WIMS 2016


GIIM was proud to host the first annual Women in Math and Statistics Conference (WIMS)! It was held at Harvard University, Maxwell Dworkin, on April 2, 2016. Next year’s conference is planned for early April – check our main WIMS page for updates!

For directions to Maxwell Dworkin, see here.


WIMS hopes to connect women undergraduates interested in math and statistics in the Boston area. Our mission is to provide you with the opportunity to connect with leading women mathematicians working in both academia and industry and to interact with your peers. For our first year, we had an exciting agenda of speakers, panels, and workshops laid out. All genders welcome!


Tickets are completely free and include:

  • Free catered breakfast, lunch, and dinner, as well as refreshments throughout the day.
  • Three keynote talks from leading women mathematicians in academia and industry.
  • A panel on the pros and cons of various careers in math-related areas.
  • A panel on the gender gap in undergraduate math.
  • Workshops targeting topics like confidence, how to reduce the gender gap, and other issues women face in math.
  • A poster session with research by undergraduates in math and related areas.
  • The opportunity to connect with and socialize with women math students in universities around the Boston area.

See the Facebook event here.


Registration and Breakfast 9:15 am
Welcome and Keynote #1
Unlocking the Secrets of the Universe with Mathematics
Prof. Priya Natarajan, Yale University
10:00 am
Gender Gap Panel 11:10 am
Lunch 12:10 pm
Keynote #2
Higher-Dimensional Reciprocity Laws
Dr. Ana Caraiani, Princeton University
1:10 pm
Careers in Math Panel 2:10 pm
Breakout Sessions
See below for topics, speakers, and rooms.
3:20 pm
Keynote #3
A Keynote Mash-up: Diversity, Thriving, and Statistical Careers
Prof. Dalene Stangl, Duke University
4:20 pm
Poster Session 5:30 pm
Dinner 6:30 pm

Keynote Speakers

First Keynote: Unlocking the Secrets of the Universe with Mathematics

Abstract: I will focus on Einstein’s Field Equations and show how pretty much everything we know about the universe today and its mysterious components are predicted by it. Starting from the expansion of the universe to the existence of dark matter, dark energy and black holes – all these enigmatic entities that are real and have been observed fall out of these amazing equations.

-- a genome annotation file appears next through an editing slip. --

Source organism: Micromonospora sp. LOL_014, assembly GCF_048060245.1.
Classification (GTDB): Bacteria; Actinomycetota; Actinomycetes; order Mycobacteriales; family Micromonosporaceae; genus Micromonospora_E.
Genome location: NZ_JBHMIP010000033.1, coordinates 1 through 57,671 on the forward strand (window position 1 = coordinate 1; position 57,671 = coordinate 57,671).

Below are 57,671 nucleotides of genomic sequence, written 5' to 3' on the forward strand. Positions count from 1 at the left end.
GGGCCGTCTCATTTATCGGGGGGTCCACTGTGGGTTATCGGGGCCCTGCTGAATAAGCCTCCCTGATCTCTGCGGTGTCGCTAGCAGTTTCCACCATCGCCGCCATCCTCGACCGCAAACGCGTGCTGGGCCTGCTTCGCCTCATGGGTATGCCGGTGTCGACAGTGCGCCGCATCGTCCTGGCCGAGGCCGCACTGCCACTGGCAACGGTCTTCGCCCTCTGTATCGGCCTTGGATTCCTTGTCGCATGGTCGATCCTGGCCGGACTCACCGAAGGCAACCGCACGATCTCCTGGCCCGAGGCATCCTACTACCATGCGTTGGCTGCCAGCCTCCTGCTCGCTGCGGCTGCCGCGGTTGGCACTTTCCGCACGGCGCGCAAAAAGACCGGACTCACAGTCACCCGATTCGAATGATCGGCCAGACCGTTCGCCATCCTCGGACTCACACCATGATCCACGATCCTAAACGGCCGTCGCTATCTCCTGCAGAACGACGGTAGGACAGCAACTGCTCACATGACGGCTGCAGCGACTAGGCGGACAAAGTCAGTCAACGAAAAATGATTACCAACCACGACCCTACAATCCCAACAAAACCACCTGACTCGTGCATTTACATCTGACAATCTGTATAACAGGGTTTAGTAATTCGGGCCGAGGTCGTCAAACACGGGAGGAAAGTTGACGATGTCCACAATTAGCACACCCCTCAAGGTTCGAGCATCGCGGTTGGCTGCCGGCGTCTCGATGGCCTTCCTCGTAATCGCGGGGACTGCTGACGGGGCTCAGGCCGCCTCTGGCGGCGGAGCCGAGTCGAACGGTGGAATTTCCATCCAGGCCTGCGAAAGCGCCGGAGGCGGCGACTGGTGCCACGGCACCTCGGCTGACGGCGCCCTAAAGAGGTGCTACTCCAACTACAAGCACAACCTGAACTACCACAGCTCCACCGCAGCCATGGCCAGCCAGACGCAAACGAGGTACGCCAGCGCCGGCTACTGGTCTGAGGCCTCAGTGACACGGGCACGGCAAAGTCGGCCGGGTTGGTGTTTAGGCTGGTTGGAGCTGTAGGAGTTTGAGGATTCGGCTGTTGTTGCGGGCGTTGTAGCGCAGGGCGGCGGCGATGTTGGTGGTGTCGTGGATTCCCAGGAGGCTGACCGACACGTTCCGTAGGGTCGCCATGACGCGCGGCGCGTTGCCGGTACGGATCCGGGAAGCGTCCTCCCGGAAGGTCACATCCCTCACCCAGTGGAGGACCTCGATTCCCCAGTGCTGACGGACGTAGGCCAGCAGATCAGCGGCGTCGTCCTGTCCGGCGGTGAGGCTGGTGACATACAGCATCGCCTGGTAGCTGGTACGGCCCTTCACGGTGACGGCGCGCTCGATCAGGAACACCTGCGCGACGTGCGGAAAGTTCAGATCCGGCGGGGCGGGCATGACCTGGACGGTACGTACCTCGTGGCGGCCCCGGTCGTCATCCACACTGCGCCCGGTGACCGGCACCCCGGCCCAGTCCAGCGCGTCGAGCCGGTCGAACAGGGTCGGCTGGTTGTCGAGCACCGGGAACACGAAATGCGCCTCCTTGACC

The slides from the talk are now available here.

Priyamvada Natarajan is a theoretical astrophysicist who works on exotica in the universe – dark matter, dark energy and black holes. A professor in the Departments of Astronomy and Physics at Yale, she also holds the Sophie and Tycho Brahe Professorship at the Dark Cosmology Center at the Niels Bohr Institute in Copenhagen, Denmark. With undergraduate degrees in Math and Physics from MIT, she obtained her PhD from the University of Cambridge and was the first woman astrophysicist to be elected a fellow of Trinity College. Recipient of many awards and honors in recognition of her original contributions to two key problems in cosmology – mapping dark matter and understanding the formation and growth history of black holes in the universe – she is also deeply invested in the public understanding of science. She is a frequent contributor to the New York Review of Books and her first book titled Mapping the Heavens is due out on April 27, 2016.

Second Keynote: Higher-Dimensional Reciprocity Laws

Abstract: I will describe how reciprocity laws occur in number theory, from the classical setting of quadratic reciprocity, to the modularity of elliptic curves (which led to the proof of Fermat’s last theorem), and ending with our state-of-the-art understanding of reciprocity laws for arithmetic hyperbolic 3-manifolds.

Ana Caraiani is a mathematician working on the Langlands program, at the interface of number theory, representation theory and algebraic geometry. She is particularly interested in geometric aspects of the Langlands program, studying related moduli problems, and also in congruences and p-adic phenomena. Ana has been a Veblen Research Instructor at Princeton and the Institute for Advanced Study since 2013. Previously, she spent a year as an L. E. Dickson Instructor at the University of Chicago. She was awarded an NSF postdoctoral fellowship in 2012. She received a Ph.D. in math from Harvard in 2012 and an AB summa cum laudae in math from Princeton in 2007.

Third Keynote: A Keynote Mash-up: Diversity, Thriving, and Statistical Careers

Abstract: This talk will share my thoughts on three aspects of our culture: diversity in a thumbs-up/thumbs-down counting culture, women thriving in male-aligned work cultures, and the luck of being a statistician in today’s data-driven culture. The talk will also discuss turning work from a game of Truth OR Dare to a game of Truth AND Dare. Finally, the talk will discuss why and how the conference “Celebrating Women in Statistics and Data Science: Know Your Power” came about and why its first round was so successful.